2- The overt cost of being a woman. Until recently, women were actually charged more for the same conditions as men, while receiving identical treatments! Why? Because they were women. No other reason.

There is also a “hidden market” that’s not reflected above—the rest of the family.

Women are often the primary researchers and providers of health resources for the whole family. So these numbers don’t necessarily reflect women looking for solutions on behalf of their mothers, daughters, etc.

Given the size of the women’s health market and the degree to which it’s underserved, it’s time to take a closer look at providing FemTech solutions to this important segment of the population.

5 Examples of Amazing FemTech Apps for the Women’s Health Market

The technology happening in the women’s health market is so cool. And it will only get better as more people take an interest in the industry and apply their considerable talents to take care of the women in our lives.

Here are just a few examples:

1. Natural Cycles

Natural Cycles is an FDA-approved app for birth control.

Think about it: an app as a medical device.

If you’re from the old days of tracking temperature and cycles with paper and pencil (and worrying whether you’ve done it right or not), then you know just how amazing this is.

https://www.naturalcycles.com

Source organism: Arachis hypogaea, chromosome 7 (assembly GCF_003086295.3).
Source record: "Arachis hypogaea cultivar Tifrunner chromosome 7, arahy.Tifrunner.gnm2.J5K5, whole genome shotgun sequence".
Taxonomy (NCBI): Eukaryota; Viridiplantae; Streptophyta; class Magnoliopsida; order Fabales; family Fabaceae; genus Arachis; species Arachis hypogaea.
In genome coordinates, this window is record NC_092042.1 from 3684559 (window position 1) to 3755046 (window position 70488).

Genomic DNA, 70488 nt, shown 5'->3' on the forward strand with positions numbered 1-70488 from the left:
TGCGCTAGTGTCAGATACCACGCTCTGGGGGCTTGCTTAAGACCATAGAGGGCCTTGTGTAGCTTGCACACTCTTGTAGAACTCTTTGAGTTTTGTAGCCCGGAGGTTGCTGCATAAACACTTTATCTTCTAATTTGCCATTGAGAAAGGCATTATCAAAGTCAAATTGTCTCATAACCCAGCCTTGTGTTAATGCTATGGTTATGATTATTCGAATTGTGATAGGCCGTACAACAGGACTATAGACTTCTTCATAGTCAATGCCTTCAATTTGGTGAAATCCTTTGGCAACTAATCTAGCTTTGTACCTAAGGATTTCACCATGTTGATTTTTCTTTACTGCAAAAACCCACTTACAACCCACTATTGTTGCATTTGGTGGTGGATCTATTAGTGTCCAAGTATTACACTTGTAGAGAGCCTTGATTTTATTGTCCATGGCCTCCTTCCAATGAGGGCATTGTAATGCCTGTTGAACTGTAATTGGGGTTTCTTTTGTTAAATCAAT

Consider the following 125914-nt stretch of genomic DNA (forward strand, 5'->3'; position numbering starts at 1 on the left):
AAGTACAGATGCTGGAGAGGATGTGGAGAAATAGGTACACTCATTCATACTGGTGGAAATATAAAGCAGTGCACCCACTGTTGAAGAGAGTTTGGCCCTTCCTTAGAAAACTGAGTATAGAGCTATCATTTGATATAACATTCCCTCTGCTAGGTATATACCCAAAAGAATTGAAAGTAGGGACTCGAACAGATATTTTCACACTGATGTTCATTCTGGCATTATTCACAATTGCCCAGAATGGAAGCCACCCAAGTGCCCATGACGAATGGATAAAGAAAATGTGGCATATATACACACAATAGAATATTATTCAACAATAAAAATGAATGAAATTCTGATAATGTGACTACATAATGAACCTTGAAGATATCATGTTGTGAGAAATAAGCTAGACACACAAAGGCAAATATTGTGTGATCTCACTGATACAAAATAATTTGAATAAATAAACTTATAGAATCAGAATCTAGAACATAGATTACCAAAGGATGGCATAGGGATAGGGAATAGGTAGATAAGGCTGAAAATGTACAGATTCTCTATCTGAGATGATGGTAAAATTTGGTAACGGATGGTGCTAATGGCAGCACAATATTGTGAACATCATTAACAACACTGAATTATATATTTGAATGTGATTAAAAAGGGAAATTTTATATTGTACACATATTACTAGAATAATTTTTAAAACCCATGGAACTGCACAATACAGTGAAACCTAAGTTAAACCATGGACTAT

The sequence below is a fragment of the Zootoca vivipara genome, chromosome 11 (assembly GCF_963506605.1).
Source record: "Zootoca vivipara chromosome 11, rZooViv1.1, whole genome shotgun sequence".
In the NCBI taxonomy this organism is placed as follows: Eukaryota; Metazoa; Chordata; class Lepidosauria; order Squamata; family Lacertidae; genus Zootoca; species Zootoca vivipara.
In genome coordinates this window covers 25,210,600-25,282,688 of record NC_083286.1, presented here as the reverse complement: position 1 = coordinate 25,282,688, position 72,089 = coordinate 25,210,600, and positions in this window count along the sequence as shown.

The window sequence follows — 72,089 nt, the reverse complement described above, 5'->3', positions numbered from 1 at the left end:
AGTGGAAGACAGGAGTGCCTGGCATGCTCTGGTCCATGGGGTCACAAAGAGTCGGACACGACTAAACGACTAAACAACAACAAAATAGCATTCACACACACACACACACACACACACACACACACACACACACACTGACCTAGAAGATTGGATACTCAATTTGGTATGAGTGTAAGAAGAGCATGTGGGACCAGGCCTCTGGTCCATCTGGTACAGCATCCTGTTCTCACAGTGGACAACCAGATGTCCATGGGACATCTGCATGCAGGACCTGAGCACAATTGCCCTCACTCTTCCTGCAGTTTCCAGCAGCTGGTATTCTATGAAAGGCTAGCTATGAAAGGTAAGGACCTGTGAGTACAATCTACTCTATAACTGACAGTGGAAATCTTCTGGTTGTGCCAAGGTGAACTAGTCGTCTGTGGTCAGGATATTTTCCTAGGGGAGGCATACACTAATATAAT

2. LactApp

Again, another amazing app. I breastfed my five children during a time when women had access to friends, mothers, sisters… a whole community of women to answer your questions and make sure things go well for you and your baby.

But now, women are more isolated. And in many places, it’s a social taboo to feed your baby in public. So how are you going to get the help you need to provide the optimal nutrition for your baby?

That’s where LactApp comes in. Awesome.

https://lactapp.com

3. Clue

Here it is again… more technology specifically for women’s legitimate and important health needs. I doubt men understand how much of a woman’s life is consumed by the medical needs of her cycle. (Hint: It’s 3 weeks out of every month, with one week off, if you’re lucky. Think about it.)

This app is so good that my daughters use it. And if you read earlier about the Cascade Effect I was talking about, then you’re now seeing the cascade happening in real life. My daughter found the app and recommended it to her sisters. Suddenly, a whole tribe of followers sprung up in just my family alone. So if you’re wondering if women’s markets are leveraged, rest assured they are.

https://helloclu.com

4. Menolife

Here’s a great app in the wildly underserved menopause market. Just so you know, menopause isn’t a disease to be cured. It’s a stage of life. And most women will live post-menopause years longer than they ever did during their fertile years.

During these years, women will take on vital leadership roles in their businesses and families. They deserve to have access to tools that make their lives better. This app does exactly that.

​​https://menolabs.com/pages/our-app

5. Columbia University

And just for fun, here’s one more from Columbia University. Women’s heart health symptoms show up differently. And 90% of heart disease can be prevented. So why not give women tools that help them understand their bodies and save their lives?

Really. Why not?

https://www.columbiacardiology.org/patient-care/womens-heart-center/mobile-heart-health-app